GHOSTS OF THE WEST
BEHIND THE SCENES
A SET AS BIG AS ALL OUTDOORS
Lost mines, abandoned diggings, ghost towns...
The very words conjure enigmatic images of the Old West, of the stampede following the discovery of gold in California and the thousands of towns and mining camps that boomed during that brief time when men scrambled through unexplored territory searching for the next big strike. Though the gold rush era lasted little more than a generation, the stories that followed in its wake captured the imagination of the world.
Principal photography on what would become GHOSTS OF THE WEST began in the mountains of Colorado on July 6, 2002 and wrapped in the Black Hills of South Dakota on September 6, 2010. Extensive research and planning was conducted every year from late fall to early spring. Once the spring melt-off began in the high country, the road trips began; and each year's shooting season contained as many as 30 production days before ending in early fall. All locations were shot using Kodak motion picture film (16mm and Super 8). [LEFT: Writer-Director E. S. Knightchilde on location with 16mm rig.]
THE FIRST-LOOK TEASER
Two weeks after location work ended, the Estes Park Film Festival screened a four-minute sneak preview of the film, entitled GHOSTS OF THE WEST RAG. Billed as an armchair tour of selected towns in the Four Corners states, it featured a sample of the footage accompanied by the film's theme song, and coincidentally aligned with the original vision of the ghost town project (i.e., a short observational-style film accompanied only by music). Programmed as the Opening Short, ‘THE RAG’ screened between the opening night party and a Hollywood movie in pre-release. The moments between the start of the end credits and the audience reaction were unbearable for the filmmakers. But the roar of applause, shouting and whistling quickly turned that anxiety into affirmation; and post-production on GHOSTS OF THE WEST began in earnest. [RIGHT: GHOSTS OF THE WEST RAG one-sheet in theatre poster case on premiere day.]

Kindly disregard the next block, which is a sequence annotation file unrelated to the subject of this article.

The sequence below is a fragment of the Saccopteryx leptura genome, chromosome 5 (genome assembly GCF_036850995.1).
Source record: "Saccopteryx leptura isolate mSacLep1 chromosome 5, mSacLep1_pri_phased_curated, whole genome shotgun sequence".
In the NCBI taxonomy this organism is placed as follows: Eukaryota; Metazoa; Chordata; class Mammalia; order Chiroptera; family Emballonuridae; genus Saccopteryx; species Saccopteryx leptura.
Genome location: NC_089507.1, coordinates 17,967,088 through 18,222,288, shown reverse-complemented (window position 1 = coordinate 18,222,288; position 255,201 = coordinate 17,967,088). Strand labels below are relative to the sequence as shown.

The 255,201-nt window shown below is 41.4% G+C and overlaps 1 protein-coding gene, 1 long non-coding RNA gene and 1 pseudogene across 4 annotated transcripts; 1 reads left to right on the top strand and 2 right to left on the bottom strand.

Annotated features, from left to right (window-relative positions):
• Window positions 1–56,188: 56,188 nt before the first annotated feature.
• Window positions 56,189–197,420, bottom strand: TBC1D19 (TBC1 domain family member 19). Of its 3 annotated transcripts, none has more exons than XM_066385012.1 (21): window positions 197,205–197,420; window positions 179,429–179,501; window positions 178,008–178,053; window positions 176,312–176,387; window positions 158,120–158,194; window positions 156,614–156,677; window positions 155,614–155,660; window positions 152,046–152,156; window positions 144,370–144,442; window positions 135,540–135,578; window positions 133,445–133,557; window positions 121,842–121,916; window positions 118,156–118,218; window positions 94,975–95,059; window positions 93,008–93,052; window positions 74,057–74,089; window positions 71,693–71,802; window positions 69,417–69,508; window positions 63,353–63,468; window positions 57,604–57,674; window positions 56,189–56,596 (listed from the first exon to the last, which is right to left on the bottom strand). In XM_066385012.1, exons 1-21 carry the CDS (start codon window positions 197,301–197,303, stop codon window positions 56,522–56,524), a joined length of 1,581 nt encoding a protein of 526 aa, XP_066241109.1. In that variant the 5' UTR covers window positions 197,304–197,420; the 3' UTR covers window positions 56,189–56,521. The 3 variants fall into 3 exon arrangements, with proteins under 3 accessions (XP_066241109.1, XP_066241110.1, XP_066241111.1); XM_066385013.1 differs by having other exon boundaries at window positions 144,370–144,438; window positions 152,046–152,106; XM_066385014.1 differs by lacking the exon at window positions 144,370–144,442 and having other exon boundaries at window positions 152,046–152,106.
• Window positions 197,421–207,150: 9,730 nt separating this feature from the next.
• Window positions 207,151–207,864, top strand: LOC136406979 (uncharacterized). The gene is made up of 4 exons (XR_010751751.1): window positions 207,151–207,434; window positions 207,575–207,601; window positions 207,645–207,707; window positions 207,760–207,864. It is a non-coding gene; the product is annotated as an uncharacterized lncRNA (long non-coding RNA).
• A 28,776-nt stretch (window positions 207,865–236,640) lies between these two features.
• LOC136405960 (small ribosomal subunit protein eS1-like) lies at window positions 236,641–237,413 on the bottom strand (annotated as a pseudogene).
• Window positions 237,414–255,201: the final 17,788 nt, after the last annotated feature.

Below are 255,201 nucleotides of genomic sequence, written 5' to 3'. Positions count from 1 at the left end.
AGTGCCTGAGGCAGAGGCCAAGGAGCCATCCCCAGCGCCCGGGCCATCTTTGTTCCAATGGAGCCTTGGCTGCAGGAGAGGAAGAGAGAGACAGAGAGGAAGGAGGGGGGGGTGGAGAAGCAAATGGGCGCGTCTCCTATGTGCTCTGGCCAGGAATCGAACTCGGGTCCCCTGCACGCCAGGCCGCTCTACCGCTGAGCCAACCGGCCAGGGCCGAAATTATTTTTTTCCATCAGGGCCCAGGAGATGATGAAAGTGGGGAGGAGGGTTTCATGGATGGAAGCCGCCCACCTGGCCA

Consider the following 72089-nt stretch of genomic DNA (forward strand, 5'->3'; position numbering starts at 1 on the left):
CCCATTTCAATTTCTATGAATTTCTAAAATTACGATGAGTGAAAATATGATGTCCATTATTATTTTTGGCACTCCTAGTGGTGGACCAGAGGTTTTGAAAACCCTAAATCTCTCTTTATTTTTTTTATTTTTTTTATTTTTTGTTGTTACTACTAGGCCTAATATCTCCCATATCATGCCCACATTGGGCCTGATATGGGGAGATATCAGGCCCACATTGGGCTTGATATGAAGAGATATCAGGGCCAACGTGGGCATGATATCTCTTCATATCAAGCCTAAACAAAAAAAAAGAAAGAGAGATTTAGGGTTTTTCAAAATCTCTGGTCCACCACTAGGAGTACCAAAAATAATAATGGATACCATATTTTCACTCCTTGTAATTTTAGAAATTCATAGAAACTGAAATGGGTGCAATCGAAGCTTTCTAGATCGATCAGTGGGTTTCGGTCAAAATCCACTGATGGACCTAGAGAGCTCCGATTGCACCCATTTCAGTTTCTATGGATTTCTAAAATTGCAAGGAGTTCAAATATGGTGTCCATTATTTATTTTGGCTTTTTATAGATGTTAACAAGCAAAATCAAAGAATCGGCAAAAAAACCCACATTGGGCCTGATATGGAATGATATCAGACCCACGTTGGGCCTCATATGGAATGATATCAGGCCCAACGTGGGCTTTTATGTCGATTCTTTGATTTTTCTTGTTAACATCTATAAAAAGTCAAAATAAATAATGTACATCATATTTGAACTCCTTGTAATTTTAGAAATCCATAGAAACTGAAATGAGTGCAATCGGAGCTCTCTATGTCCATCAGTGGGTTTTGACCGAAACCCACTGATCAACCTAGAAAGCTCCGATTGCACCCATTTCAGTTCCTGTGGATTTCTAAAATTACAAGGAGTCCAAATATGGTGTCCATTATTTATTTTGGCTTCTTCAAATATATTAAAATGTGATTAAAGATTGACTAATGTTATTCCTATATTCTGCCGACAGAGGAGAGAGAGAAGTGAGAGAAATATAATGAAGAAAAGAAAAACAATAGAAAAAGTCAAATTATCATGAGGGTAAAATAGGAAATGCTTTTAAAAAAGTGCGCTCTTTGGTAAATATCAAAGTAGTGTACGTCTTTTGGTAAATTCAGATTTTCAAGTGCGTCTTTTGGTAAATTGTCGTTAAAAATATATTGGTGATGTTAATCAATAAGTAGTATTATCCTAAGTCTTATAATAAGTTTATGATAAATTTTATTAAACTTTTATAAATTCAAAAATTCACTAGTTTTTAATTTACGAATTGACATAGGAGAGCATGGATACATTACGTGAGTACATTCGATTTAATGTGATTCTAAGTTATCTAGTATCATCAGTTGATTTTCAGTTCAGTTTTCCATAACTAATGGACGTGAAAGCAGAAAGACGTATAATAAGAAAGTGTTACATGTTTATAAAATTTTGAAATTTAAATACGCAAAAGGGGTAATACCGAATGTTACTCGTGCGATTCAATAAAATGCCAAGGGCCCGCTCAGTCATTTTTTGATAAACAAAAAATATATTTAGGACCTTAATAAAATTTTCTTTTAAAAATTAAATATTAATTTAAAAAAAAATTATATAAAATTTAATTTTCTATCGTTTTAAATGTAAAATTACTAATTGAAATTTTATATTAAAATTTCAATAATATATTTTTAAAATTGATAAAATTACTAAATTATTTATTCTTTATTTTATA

THE TEST SCREENINGS
Two years later, the filmmakers again returned to Estes Park with the finished film in hand. Saturday, September 29, 2012, was a perfect early autumn day. Elkfest was in full swing and apparently Rocky Mountain National Park was handing out free passes. Against those odds, an audience remarkable for its size of 75 paying patrons joined the cast and crew of GHOSTS OF THE WEST for a matinee test screening. Nothing however prepared the filmmakers for the evening performance, which until 48 hours earlier they had seriously considered canceling due to discouraging advance sales.
But on the day before the screenings, tickets for the evening show began selling like a Powerball lottery. Ticket holders began lining up outside the theatre an hour before showtime. Theatre employees even had to guard the one-sheets and flyers against theft. Within ten minutes of opening the doors, the souvenir programs had run out. And by the time the house lights dimmed, one of the best crowds of the summer season (according to the theatre owners) filled the auditorium. [LEFT: Early Morning on Test Screening Day]
After each screening, audience members completed survey cards, on which they gave the film an average score of 4.5 (on a scale of 1 to 5, with 1 being “hated it” and 5 being “loved it”), and provided the following comments:
"Loved the narration" • "The score is magnificent" • "Outstanding research and script" • "Attention to detail was impeccable" • "Loved the cinematography" • "The film shots were awesome!" • "Amazing blending of historic and contemporary photographs" • "This is something that begs to be viewed more than once" • "Could be an American Experience series!" • "I want more!" • "Great job! Publish a book!" • "The film touched my heart" • "Haunting" • "Awesome!" • "Perfect"
On February 16, 2013, even though it was shot throughout the western states, a panel of TV and motion picture industry executives, film critics, and academics honored GHOSTS OF THE WEST with the BEST DOCUMENTARY AWARD at the annual Filmed in Utah Award ceremony. Executive Producer Todd P. Prescott and Writer-Director E. S. Knightchilde were in attendance for the black-tie televised event. As the other three nominees in the category had shown theatrically and/or had successful (and award-winning) film festival runs, the director was so convinced that GHOSTS OF THE WEST would NOT win that he did not even prepare an acceptance speech. Fortunately, the executive producer convinced him to have three or so people in mind to thank so he wouldn't look foolish in front of the cameras. [RIGHT: Best Documentary Award]